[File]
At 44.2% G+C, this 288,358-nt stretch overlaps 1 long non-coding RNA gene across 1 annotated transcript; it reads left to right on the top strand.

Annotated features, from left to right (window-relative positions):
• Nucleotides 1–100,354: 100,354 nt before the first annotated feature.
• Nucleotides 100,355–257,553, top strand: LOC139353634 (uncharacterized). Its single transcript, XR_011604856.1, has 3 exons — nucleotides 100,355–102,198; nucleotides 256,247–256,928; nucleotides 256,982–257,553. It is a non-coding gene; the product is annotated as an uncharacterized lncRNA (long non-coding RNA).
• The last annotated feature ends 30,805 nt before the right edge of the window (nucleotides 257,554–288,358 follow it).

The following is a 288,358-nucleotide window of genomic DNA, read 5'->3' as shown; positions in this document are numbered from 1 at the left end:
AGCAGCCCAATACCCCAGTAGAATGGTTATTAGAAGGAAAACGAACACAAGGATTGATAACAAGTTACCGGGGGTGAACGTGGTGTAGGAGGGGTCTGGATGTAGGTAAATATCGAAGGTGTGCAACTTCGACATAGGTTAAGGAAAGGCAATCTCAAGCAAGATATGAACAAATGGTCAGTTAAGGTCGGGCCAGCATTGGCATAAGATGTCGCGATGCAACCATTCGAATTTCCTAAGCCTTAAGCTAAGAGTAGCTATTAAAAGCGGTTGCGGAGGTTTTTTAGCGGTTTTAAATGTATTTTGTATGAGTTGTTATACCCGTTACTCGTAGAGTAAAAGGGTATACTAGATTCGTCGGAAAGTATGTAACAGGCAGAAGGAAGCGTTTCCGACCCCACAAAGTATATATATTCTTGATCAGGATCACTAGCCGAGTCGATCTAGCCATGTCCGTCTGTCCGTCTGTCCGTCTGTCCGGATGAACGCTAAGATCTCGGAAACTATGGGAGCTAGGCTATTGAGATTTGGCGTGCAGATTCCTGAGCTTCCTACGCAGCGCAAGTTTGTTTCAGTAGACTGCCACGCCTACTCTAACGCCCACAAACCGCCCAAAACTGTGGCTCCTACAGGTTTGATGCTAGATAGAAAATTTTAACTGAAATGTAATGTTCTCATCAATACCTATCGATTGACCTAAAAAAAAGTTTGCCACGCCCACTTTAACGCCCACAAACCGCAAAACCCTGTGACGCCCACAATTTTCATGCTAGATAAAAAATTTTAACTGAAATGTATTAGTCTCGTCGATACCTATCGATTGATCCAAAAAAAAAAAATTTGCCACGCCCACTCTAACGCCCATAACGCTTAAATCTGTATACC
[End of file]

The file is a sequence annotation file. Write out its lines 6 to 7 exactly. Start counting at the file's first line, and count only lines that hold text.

The following is a 288,358-nucleotide window of genomic DNA, read 5'->3' as shown; positions in this document are numbered from 1 at the left end:
AGCAGCCCAATACCCCAGTAGAATGGTTATTAGAAGGAAAACGAACACAAGGATTGATAACAAGTTACCGGGGGTGAACGTGGTGTAGGAGGGGTCTGGATGTAGGTAAATATCGAAGGTGTGCAACTTCGACATAGGTTAAGGAAAGGCAATCTCAAGCAAGATATGAACAAATGGTCAGTTAAGGTCGGGCCAGCATTGGCATAAGATGTCGCGATGCAACCATTCGAATTTCCTAAGCCTTAAGCTAAGAGTAGCTATTAAAAGCGGTTGCGGAGGTTTTTTAGCGGTTTTAAATGTATTTTGTATGAGTTGTTATACCCGTTACTCGTAGAGTAAAAGGGTATACTAGATTCGTCGGAAAGTATGTAACAGGCAGAAGGAAGCGTTTCCGACCCCACAAAGTATATATATTCTTGATCAGGATCACTAGCCGAGTCGATCTAGCCATGTCCGTCTGTCCGTCTGTCCGTCTGTCCGGATGAACGCTAAGATCTCGGAAACTATGGGAGCTAGGCTATTGAGATTTGGCGTGCAGATTCCTGAGCTTCCTACGCAGCGCAAGTTTGTTTCAGTAGACTGCCACGCCTACTCTAACGCCCACAAACCGCCCAAAACTGTGGCTCCTACAGGTTTGATGCTAGATAGAAAATTTTAACTGAAATGTAATGTTCTCATCAATACCTATCGATTGACCTAAAAAAAAGTTTGCCACGCCCACTTTAACGCCCACAAACCGCAAAACCCTGTGACGCCCACAATTTTCATGCTAGATAAAAAATTTTAACTGAAATGTATTAGTCTCGTCGATACCTATCGATTGATCCAAAAAAAAAAAATTTGCCACGCCCACTCTAACGCCCATAACGCTTAAATCTGTATACC